Deciding Which Records to Store and Which to Destroy
Many business owners find it difficult to decide which records to store and which to destroy. Many hesitate to destroy documents out of regulatory compliance concerns. When this is the case, the result is a lot more files on hand than are actually needed.
After months or years of this practice, companies end up with an unmanageable number of files stored on-site. It is important to understand that when tasked with deciding whether or not to store a file, due to regulatory concerns, it is often a wise idea to speak with a knowledgeable lawyer or accountant first.
The following will review some of the tips that you should follow when deciding whether or not to retain a business file.
One of the most common questions we receive regarding file retention is what companies should do with old tax records. Despite the sensitive nature of tax records, there is no reason to keep these documents longer than is necessary. The Internal Revenue Service recommends the following guidelines for retention of tax records:
- In most cases, tax records documenting income, expenses, credits, and deductions should be kept until the period of limitations for the tax expires. A period of limitation is the amount of time that a person has to amend a tax return, or the period after which IRS can no longer assess an additional tax. While some people believe that a seven-year rule retention rule applies to all tax documents, the length of time that a tax-related file should be kept varies greatly based on the particular record involved.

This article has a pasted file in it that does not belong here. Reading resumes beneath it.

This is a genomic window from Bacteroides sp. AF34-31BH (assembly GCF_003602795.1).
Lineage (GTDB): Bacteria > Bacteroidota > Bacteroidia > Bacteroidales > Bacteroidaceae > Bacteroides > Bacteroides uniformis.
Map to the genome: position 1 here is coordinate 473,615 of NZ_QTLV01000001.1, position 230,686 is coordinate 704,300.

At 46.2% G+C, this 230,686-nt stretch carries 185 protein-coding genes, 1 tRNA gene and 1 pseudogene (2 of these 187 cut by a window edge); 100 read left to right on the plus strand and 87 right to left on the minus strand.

- When deciding which specific tax records to retain, the Internal Revenue Service recommends holding onto records that clearly depict your income and expenses.
Retention of Important Non-Tax Records
In addition to tax records, there are a number of other important types of files that companies must decide whether to retain or destroy. Some of the helpful guidelines regarding the retention of non-tax-related documents include:
- Some of the most common types of documents that can clutter up a company’s paperwork include financial statements, employment applications, and utility records. These everyday records should be retained for a period of three years.
- There are other records that fall outside of this three-year limitation. For example, instructions and warranties should be kept for the life of a product, insurance policies should be kept for the life of a policy, and car records should be retained until a car is sold.
Speak with a Document Storage Expert Today
Even though deciding whether to keep a file and for how long can seem like a challenge, it is only part of the equation. Companies must then make a decision about how as well as where files will be stored. If you have questions or concerns about the file storage process, it can help to speak with an expert. Contact Armstrong Archives today to learn more about how we can help you meet your file storage needs.